Stark wooden beams form the skeleton of a greenhouse at Dramm & Echter, one of the few flower growers left in Encinitas. Owner Bob Echter hopes a new crop sprouts in the unfinished structure, one he never thought he would touch when he bought the property in 1995.
That was before soaring water and energy costs, before cutthroat global competition, before minimum wage hikes and before Proposition 64 legalized pot growing (if a local jurisdiction signs off).
Now, Echter’s goal is to dedicate less than an acre of his flower-growing operations to marijuana.
“I care deeply about farming,” Echter later said in his dimly lit warehouse, buckets of wrapped roses at his feet. “Without this, the path to keep doing that here isn’t as clear.”
The Encinitas City Council is open to the idea. It cited the wilted flower industry when it established a subcommittee in February to explore allowing marijuana cultivation on farmland.
The Council also had reviving agriculture in mind last year when it passed an urban agriculture ordinance. Backyard bees, small farms and community gardens are popular with much of the community — but would marijuana farms fly?
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"Security Guards"? Hmm....does anyone think the same San Diego County Sheriff who does not believe in letting citizens have CCW permits will let security guards be armed? The Casinos are on their own sovereign land, pot farms are not. Only the financially desperate or those actually planning to rip the pot farm off are going to be willing to guard this without a gun.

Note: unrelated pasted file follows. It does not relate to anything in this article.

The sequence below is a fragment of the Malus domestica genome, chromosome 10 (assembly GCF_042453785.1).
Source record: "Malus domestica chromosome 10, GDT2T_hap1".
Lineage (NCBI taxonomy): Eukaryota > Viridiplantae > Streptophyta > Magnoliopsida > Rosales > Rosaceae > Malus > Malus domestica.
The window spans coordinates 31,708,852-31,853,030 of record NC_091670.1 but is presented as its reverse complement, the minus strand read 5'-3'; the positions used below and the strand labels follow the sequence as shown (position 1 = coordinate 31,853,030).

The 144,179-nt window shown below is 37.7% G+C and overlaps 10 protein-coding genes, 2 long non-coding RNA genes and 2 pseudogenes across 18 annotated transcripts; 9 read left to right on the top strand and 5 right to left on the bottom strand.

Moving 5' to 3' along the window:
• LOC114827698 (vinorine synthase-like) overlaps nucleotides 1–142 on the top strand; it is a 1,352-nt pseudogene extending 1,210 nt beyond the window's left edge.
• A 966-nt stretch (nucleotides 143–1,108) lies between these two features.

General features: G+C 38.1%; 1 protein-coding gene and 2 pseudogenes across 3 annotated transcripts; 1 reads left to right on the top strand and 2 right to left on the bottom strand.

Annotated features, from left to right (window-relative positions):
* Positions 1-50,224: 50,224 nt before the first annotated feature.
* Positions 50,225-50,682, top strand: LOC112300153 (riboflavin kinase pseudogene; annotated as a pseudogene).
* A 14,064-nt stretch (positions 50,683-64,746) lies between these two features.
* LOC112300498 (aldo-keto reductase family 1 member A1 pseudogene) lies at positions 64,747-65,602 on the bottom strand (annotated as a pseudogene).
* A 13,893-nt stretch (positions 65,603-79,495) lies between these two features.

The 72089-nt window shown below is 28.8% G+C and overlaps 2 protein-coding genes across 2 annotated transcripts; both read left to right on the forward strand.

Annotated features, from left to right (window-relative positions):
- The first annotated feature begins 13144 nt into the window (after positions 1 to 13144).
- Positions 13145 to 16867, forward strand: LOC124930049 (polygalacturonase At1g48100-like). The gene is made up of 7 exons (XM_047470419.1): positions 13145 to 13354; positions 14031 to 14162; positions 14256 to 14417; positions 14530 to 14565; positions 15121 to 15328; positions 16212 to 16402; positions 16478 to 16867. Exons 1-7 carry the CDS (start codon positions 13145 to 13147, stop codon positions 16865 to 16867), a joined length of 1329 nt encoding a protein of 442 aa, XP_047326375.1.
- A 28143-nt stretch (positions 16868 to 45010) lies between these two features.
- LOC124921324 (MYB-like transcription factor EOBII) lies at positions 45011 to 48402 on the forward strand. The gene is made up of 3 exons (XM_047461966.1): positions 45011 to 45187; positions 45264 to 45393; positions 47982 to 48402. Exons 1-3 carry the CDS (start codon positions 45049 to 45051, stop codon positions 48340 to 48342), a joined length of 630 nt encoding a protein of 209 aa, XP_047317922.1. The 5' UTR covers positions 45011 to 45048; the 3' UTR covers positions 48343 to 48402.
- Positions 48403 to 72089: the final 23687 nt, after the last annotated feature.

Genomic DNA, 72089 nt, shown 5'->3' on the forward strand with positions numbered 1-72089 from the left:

Unreasonable fear surrounds marijuana. I, for one Encinitas resident, support the responsible growing of this cash crop.
Might be a good idea to let these folks grow the cannabis plants as a revenue stream. Seems better to have knowledgable and local professionals growing as opposed to the product coming from outside the region or, possibly worse, outside the country (its origin and properties likely and mostly unknown). As I understand it, they could focus on the varieties that prove to have the most beneficial and/or medicinal qualities. That, coupled with the relatively small but very real life science/biotech community in SD county could be a good mix.